The countries with the most improved life expectancy

Henry Man

Jun 13, 2024

How long will we live?

Average life expectancy has gradually increased globally thanks to improved living standards, advances in medicine, and a reduction in child mortality rates.1 However, it’s longer for some countries than others.

As experts in helping Australians compare health insurance to support their health and wellbeing, we investigated which nations globally have most improved their average life expectancy age from birth since 1950, according to United Nations data.

Here’s what we found.

Most improved life expectancy countries graph


Countries with most improved life expectancy

Top three countries with the most improved life expectancy

1. South Korea

South Korea has most improved its life expectancy at birth with a jump of 62.4 years, according to United Nations World Population Prospects data.

South Korea had just a 21.3-year life expectancy for those born in 1950 – which has been significantly improved to 83.7 years at birth in 2021.

The rapid increase is mainly because the Korean War started in mid-1950 – which caused the average life expectancy to dip to a record low level – with about three million deaths caused and tens of thousands of casualties estimated.2,3

Despite the ramifications from the three-year war, South Korea has quickly rebounded to be the fifth-highest life expectancy country in 2021 in the study, with a reduction in the country’s infant mortality rate and cardiovascular diseases being contributing factors.4

2. United Arab Emirates

The United Arab Emirates has improved its average life expectancy rate by 37.6 years in 71 years.

The UAE had a life expectancy of 41.1 years in 1950 – in contrast to 78.7 years in 2021.

This has been driven by economic, social and demographic change in the country – alongside the rise of government-led programs encouraging healthy lifestyles – but has been offset by an increase of chronic diseases, including cancers.5,6

3. Thailand

Thailand has increased its life expectancy by 35.5 years since 1950.

The Southeast Asian country had an expected life longevity of 43.2 years in 1950, but this has since improved to 78.7 years in 2021.

Healthcare system reforms and social pensions have contributed to the increase, though the nation is now facing an ageing population due to reduced fertility rates.7

Least improved life expectancy countries graph


Least improved life expectancy countries

Top three countries with the least improved life expectancy

1. Latvia

Latvia has only increased its average life expectancy by five years in a 71-year period.

The Northern European nation had a 68.6-year life expectancy at birth in 1950, which had grown to 73.6 years in 2021.

Gender, social and educational inequalities, the rising prevalence of chronic conditions – including the human immunodeficiency virus (HIV) – poor dietary habits, tobacco smoking and alcohol consumption were factors in its slow life expectancy change.8

Importantly, Latvia already started with relatively high life expectancy in 1950.

2. Lithuania

Lithuania has improved its life expectancy at birth by 7.6 years.

The European republic’s typical lifespan was 66.1 years in 1950, in comparison to 73.7 years in 2021.

This has been attributed to an increased rate of cardiovascular diseases and cancer cases, in addition to a higher-than-average life expectancy in 1950.9

3. United States

The United States increased its life expectancy by 9.1 years in a 71-year period.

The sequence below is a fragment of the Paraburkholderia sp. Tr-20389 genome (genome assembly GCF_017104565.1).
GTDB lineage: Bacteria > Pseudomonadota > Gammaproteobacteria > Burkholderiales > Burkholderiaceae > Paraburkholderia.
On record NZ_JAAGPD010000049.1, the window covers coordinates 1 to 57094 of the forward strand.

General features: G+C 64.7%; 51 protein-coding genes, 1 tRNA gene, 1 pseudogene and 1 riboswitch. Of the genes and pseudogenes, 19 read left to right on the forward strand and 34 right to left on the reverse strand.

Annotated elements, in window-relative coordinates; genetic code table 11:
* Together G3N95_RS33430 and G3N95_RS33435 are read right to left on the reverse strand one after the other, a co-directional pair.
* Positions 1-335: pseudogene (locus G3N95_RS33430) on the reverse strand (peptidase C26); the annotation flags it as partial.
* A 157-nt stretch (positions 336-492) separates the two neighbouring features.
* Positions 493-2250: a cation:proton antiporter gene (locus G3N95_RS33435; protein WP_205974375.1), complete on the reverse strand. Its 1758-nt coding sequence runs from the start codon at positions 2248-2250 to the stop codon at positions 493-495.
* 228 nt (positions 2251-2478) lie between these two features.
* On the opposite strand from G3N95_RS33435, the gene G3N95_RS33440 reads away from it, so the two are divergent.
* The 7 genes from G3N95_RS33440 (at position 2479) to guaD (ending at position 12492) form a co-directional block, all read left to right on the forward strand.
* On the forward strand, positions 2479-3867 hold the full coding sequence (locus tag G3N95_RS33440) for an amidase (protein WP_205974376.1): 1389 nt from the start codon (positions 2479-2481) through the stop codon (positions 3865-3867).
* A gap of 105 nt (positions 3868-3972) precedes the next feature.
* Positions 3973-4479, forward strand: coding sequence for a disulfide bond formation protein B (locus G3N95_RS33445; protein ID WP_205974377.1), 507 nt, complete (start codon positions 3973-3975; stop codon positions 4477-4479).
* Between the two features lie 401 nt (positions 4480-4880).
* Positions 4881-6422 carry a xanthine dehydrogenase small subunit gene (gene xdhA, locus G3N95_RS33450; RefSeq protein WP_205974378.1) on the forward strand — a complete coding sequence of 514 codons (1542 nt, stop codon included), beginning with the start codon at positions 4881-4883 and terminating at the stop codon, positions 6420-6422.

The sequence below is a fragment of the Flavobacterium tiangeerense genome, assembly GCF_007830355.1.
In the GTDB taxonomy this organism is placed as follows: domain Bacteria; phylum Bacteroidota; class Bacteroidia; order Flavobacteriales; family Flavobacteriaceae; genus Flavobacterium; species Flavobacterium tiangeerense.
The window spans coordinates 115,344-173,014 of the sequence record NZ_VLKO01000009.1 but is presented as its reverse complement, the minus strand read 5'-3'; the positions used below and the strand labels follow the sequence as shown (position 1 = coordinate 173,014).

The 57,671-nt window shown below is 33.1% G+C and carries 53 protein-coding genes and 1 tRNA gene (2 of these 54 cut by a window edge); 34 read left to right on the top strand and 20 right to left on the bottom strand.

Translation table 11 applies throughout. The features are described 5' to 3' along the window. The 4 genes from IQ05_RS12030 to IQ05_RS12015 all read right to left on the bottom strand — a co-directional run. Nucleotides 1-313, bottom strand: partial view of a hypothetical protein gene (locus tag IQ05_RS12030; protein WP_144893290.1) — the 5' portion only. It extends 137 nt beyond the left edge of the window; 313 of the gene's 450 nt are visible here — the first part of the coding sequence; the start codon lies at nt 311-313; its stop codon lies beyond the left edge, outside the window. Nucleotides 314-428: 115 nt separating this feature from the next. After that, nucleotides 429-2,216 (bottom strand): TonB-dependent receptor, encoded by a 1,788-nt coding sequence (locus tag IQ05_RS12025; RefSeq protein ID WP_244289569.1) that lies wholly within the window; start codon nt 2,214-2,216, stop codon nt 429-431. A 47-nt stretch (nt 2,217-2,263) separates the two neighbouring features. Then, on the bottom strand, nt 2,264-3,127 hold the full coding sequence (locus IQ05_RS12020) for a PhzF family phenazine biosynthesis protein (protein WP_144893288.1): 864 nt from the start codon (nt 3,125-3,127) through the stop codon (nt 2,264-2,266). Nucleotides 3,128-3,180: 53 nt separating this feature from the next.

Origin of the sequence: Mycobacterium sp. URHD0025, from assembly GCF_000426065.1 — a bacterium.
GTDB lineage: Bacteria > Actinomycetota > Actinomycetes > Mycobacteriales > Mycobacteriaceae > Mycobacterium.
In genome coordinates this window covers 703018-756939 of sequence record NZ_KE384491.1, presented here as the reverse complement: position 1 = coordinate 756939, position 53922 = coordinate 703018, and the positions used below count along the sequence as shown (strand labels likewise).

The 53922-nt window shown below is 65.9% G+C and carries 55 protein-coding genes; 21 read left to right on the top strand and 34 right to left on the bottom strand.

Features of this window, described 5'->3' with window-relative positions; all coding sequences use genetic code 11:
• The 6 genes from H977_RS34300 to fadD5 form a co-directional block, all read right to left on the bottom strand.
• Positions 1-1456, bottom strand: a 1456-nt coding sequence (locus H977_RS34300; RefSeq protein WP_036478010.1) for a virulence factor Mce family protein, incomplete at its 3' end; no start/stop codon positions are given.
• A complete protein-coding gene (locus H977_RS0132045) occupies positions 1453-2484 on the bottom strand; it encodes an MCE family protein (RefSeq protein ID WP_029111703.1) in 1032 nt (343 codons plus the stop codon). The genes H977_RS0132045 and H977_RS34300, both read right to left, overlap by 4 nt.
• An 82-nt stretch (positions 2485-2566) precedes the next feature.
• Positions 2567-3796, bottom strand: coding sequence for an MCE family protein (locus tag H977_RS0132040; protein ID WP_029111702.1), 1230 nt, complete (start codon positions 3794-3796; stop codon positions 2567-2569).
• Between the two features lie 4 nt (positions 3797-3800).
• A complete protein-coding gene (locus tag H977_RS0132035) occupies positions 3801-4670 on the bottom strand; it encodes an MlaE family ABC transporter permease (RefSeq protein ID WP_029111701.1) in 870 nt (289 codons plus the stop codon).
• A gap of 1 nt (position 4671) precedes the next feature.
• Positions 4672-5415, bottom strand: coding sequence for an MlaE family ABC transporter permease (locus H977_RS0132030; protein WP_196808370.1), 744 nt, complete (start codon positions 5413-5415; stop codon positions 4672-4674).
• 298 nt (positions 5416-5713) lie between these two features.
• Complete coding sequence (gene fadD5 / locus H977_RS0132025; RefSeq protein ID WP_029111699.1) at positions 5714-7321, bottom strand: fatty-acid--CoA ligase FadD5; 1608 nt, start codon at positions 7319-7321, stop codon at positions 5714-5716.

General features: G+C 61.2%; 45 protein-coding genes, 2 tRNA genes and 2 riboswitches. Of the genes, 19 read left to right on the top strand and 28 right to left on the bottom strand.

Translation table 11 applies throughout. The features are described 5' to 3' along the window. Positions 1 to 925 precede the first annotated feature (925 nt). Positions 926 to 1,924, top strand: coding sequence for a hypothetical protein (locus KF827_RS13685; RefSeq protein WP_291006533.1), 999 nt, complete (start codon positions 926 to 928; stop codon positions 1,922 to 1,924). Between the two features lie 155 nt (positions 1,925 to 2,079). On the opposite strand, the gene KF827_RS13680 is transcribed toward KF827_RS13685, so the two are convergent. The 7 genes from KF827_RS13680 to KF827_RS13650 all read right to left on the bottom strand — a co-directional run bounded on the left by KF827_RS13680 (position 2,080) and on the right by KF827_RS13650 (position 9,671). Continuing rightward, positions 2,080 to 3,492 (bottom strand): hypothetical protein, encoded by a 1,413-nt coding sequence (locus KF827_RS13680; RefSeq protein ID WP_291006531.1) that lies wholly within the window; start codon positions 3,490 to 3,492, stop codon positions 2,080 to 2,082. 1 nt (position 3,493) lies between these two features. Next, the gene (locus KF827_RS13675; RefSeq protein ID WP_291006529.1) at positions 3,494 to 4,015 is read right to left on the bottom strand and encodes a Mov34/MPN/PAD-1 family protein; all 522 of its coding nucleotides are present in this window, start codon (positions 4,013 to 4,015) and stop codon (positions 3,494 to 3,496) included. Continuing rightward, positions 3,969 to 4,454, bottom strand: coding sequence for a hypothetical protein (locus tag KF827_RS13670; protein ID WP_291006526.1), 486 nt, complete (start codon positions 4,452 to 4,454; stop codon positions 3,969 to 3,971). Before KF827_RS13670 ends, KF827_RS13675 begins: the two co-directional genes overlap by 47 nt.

As one of the world’s most powerful states, Americans born in 1950 were expected to live 68.1 years on average, which improved to 77.2 years by 2021.

Its growth has been hampered by factors such as the COVID-19 pandemic, drug overdoses, and heart disease – in addition to a relatively high starting life expectancy in 1950.10

Best countries for long life expectancy

Top 20 longest life expectancy countries graph

Hongkongers have the highest average life expectancy at birth at 85.5 years in 2021, according to the latest-available data.

The city ousted Japan – well known for its high wellbeing standards – by about eight months.

Australia was ranked third-best for life expectancy – ahead of Switzerland, South Korea and Norway.

What contributes to long life expectancy?

Compare the Market’s Executive General Manager of Health, Steven Spicer, said there are a range of factors that can impact the life expectancy of individuals.

“How long you can live depends on a range of factors such as your upbringing, socioeconomic status, health habits, and even public policies that influence town planning, transport infrastructure and healthcare accessibility,” Mr Spicer said.

“Taking out a private health insurance policy can also help to support your health and wellbeing. A hospital policy, for example, can help you avoid often long public waiting lists for care. As a result, you may be able to access inpatient treatment sooner so you can get back on your feet.

“While an extras policy can help individuals keep up to date with various medical appointments and check-ups, such as dental and optical, which can improve your overall health and therefore contribute to a longer life expectancy.”

Methodology & Sources

Data is accurate as of 28 March 2024 using United Nations data (via Our World in Data).

We studied the life expectancy at birth of all genders in 1950 and 2021 (latest-available data) across 54 countries.

Additional sources:


Full data: Most improved countries for life expectancy

Country1950 Life Expectancy at Birth (years)2021 Life Expectancy at Birth (years)Improvement (years)
South Korea21.383.762.4
United Arab Emirates41.178.737.6
Hong Kong59.385.526.2
Costa Rica53.877.023.2
Slovak Republic57.880.722.9
South Africa43.562.318.8
New Zealand69.382.513.2
United Kingdom68.680.712.1
United States68.177.29.1